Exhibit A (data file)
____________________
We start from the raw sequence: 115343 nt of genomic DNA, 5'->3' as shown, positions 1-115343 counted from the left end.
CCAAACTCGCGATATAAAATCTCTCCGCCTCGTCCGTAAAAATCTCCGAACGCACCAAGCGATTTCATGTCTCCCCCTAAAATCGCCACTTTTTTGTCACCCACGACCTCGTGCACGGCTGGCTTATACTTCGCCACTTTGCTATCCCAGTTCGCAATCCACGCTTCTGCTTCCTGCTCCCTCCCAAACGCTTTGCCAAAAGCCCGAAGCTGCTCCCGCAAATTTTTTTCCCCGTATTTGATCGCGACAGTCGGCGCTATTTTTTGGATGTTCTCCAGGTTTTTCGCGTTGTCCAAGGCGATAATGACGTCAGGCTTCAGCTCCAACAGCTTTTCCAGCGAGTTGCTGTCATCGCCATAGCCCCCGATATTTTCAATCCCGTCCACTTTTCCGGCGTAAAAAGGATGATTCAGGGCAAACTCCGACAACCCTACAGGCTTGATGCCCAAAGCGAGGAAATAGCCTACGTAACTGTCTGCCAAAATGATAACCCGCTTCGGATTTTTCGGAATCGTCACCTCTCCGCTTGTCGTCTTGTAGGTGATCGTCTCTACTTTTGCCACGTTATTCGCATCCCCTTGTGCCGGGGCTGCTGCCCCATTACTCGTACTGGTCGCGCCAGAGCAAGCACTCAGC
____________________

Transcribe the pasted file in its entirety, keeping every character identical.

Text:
We start from the raw sequence: 115343 nt of genomic DNA, 5'->3' as shown, positions 1-115343 counted from the left end.
CCAAACTCGCGATATAAAATCTCTCCGCCTCGTCCGTAAAAATCTCCGAACGCACCAAGCGATTTCATGTCTCCCCCTAAAATCGCCACTTTTTTGTCACCCACGACCTCGTGCACGGCTGGCTTATACTTCGCCACTTTGCTATCCCAGTTCGCAATCCACGCTTCTGCTTCCTGCTCCCTCCCAAACGCTTTGCCAAAAGCCCGAAGCTGCTCCCGCAAATTTTTTTCCCCGTATTTGATCGCGACAGTCGGCGCTATTTTTTGGATGTTCTCCAGGTTTTTCGCGTTGTCCAAGGCGATAATGACGTCAGGCTTCAGCTCCAACAGCTTTTCCAGCGAGTTGCTGTCATCGCCATAGCCCCCGATATTTTCAATCCCGTCCACTTTTCCGGCGTAAAAAGGATGATTCAGGGCAAACTCCGACAACCCTACAGGCTTGATGCCCAAAGCGAGGAAATAGCCTACGTAACTGTCTGCCAAAATGATAACCCGCTTCGGATTTTTCGGAATCGTCACCTCTCCGCTTGTCGTCTTGTAGGTGATCGTCTCTACTTTTGCCACGTTATTCGCATCCCCTTGTGCCGGGGCTGCTGCCCCATTACTCGTACTGGTCGCGCCAGAGCAAGCACTCAGC